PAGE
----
Thursday, August 20, 2009

Flaxmeal

Flaxmeal can be a welcome addition to your low carb lifestyle. It has an almost nutty taste and is reminiscent of whole grain flour without the gluten and carbs. It can be used as a flour sub in recipes like these Orange Spice Flax Cookies.

For step-by-step directions, see How to Make Low Carb Orange Spice Flax Cookies. You can also find more of my cookies and other recipes at DARdreams.

Flaxmeal is very sensitive, so care has to be taken with it. It can go rancid in as little as a week at room temp, so it is wise to store it in the refrigerator or freezer until you are ready to use it.

Whole flax seeds are pretty stable, but their valuable nutrition isn't available until they are ground, so it is a good idea to grind your own flaxmeal. It's easy to grind your own flax seeds with a coffee grinder, blender, or food processor.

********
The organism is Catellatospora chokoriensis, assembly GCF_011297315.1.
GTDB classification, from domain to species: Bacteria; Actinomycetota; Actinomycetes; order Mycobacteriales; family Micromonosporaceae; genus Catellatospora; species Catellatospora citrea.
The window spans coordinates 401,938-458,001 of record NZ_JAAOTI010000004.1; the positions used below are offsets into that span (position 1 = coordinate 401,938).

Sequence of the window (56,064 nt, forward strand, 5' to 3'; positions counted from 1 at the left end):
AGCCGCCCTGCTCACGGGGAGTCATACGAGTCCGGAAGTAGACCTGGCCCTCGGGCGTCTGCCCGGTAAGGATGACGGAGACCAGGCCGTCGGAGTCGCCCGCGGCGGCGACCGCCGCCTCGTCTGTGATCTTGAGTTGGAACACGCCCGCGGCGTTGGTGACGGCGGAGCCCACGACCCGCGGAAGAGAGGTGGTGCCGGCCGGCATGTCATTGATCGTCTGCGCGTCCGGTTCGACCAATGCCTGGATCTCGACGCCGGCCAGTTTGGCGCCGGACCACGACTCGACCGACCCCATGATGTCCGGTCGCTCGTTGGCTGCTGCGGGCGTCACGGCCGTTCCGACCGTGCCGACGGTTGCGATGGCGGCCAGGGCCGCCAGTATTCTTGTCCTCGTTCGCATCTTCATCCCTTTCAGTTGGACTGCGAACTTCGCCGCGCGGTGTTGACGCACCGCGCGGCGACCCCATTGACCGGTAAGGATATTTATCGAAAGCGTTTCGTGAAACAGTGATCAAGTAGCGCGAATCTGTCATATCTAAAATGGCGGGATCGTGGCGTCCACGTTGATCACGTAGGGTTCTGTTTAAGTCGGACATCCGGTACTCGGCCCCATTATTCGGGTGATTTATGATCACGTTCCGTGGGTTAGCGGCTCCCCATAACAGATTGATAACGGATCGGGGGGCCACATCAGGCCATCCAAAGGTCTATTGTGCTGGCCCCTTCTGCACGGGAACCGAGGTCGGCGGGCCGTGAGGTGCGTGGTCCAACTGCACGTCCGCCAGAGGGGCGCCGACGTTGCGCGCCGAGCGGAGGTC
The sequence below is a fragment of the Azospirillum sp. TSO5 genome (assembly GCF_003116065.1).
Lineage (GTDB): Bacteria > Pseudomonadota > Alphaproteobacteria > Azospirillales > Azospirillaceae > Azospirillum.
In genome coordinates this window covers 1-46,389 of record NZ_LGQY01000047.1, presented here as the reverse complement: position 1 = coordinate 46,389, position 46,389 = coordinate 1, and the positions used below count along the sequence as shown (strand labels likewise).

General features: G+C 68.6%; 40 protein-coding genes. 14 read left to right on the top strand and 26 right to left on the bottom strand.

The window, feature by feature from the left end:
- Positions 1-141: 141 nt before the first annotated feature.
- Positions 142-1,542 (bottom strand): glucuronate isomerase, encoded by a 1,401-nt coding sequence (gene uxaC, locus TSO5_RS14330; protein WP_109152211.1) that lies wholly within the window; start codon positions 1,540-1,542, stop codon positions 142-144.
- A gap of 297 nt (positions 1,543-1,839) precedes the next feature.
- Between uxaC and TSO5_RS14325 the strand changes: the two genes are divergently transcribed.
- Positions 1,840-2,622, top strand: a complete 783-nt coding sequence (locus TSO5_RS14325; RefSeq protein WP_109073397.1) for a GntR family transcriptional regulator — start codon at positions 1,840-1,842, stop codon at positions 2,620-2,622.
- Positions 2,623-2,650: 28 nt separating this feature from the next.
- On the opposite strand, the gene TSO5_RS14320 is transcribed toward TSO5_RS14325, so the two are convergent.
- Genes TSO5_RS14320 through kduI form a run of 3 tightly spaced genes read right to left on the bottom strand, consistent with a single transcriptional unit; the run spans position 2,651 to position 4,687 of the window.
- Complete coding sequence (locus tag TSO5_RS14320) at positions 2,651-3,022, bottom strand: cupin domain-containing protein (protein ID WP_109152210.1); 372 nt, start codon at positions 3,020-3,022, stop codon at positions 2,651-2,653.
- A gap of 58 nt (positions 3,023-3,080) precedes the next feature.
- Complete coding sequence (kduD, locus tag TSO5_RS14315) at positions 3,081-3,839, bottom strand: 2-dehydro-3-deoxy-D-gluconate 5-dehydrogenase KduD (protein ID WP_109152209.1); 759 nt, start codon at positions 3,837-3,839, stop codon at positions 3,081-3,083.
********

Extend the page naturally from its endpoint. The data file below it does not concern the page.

You can find more info at Living Low Carb with Flaxmeal and Laura Dolson has an excellent article about Flax Seed Health Benefits and Safety Issues.

Flax seeds and flaxmeal are pretty easy to find in stores, especially those with a health food section. You can also order them online.

Netrition carries both flax seeds and flaxmeal.

Amazon also carries a variety of flax seeds and flaxmeal, including in large amounts.








Remember to check prices, including package sizes and shipping charges (if any). If you find your flaxmeal to be bitter, it has gone rancid and should be thrown out. When fresh, it should have a pleasant taste and smell.